Venezuelan people queue up for food and goods on November 10th 2017 (photo: VNA)

Complex changes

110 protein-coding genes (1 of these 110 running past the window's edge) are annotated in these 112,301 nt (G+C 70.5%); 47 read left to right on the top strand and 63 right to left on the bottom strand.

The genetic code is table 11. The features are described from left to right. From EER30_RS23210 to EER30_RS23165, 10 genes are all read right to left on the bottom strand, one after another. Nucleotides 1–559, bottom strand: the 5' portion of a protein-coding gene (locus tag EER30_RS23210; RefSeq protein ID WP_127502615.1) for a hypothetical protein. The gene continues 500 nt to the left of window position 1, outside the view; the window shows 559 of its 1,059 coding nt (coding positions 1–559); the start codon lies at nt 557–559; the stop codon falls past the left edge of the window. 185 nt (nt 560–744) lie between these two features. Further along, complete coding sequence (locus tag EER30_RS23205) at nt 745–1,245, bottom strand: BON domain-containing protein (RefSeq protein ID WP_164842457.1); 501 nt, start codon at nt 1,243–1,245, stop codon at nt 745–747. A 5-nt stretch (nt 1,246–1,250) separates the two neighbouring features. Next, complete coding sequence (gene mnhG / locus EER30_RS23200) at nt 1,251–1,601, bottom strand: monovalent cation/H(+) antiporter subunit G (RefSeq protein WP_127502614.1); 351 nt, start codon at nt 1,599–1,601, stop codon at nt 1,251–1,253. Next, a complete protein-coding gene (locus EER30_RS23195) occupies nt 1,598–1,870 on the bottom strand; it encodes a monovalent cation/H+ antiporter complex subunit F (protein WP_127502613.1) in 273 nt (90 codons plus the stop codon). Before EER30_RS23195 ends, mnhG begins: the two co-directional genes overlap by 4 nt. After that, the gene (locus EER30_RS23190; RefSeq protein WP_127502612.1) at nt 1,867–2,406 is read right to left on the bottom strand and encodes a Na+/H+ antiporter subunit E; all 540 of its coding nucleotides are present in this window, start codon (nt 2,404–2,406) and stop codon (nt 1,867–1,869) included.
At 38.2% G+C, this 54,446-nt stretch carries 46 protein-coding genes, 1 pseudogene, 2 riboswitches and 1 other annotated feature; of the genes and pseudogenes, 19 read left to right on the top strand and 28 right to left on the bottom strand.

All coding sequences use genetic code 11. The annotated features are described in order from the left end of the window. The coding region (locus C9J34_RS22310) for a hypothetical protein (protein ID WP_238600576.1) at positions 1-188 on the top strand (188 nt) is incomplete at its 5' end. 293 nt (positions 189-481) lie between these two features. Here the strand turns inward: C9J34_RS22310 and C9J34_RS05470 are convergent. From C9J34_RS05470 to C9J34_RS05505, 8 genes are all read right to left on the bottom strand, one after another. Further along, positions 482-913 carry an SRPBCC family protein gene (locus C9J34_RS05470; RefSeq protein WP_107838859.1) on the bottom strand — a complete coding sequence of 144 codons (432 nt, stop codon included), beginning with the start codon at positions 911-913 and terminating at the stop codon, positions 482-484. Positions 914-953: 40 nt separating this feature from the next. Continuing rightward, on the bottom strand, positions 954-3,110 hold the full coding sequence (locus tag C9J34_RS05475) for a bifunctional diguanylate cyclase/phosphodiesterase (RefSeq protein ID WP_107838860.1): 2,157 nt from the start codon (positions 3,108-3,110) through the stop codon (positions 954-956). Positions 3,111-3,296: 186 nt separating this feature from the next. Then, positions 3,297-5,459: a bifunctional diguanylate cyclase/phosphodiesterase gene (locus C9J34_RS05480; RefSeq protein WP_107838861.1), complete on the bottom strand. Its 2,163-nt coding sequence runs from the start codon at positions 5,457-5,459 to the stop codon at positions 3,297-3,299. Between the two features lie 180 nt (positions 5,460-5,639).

Following his predecessor, President Nicolas Maduro continues to carry out the Bolivarian Revolution in order to resolve accumulative difficulties of the country. To this end, President Maduro’s Administration has sped up the distribution of land to the peasantry and established groups of cooperation, cooperatives for production as well as state-owned enterprises and corporations with the State’s participation in production and business to serve the public. At present, cooperatives, communal economic system and state-owned enterprises act as the key driver of Venezuela’s economy. As for its external affairs, Venezuela has strengthened its relations with Latin American left-wing countries, international organizations and the countries which love peace worldwide. However, President Maduro’s Government is confronted with the situation challenging the country’s survival. More specifically, it is the global economic crisis and a sharp, enduring decline in price of oil that has made Venezuela’s oil-dependent economy sink deeper into crisis. According to the International Monetary Fund, Venezuela’s inflation is “galloping”. The country’s inflation rate was 700% in 2016 and estimated to be 1,500% in 2017. Currently, its foreign debt is about 60 billion USD, while its Central Bank has only 9.6 billion USD. Against this backdrop, Venezuela has reduced spending on public services, which has made a large proportion of the people get into extremely difficult circumstances. Meanwhile, the opposition has seen it as a “golden opportunity” to dethrone President Nicolas Maduro. To realize this scheme, they have launched propaganda campaigns to induce people to join marches against the Government and incite violence to destabilize political security. In the past two years alone, hundreds of strikes and demonstrations were launched by the opposition. Large-scale marches paralysed local governments in a long time, forcing the Central Government to deploy police and military forces. Recently, the opposition in the National Assembly of Venezuela have prompted a resolution condemning President Maduro. It should be noted that after President Maduro announced the National Assembly election and summoned the Constituent National Assembly to amend the Constitution, dispute between Caracas government and the opposition become more tense. In the meantime, the U.S. sped up the adoption of measures against Caracas. After the Venezuelan Constituent Assembly election, July 30th 2017, US President Donald Trump stated that America considered Caracas government as a threat to its security and national interests. The US Departments of Treasury and State  froze property of Venezuelan officials and banned them from travelling to the US. Recently, the US President Donald Trump has stated that if Venezuelan President Maduro imposes the Constituent Assembly for the amendment of the 1999 Constitution, “the United States will take strong and swift economic actions.” He even threatened that the U.S. could use its military power to handle the crisis in Venezuela. More dangerously, on November 13th 2017, the UN Security Council held an unofficial meeting on Venezuela. Those moves, which have taken place repeatedly recently, have plunged Venezuela into chaos and threw people’s life into turmoil.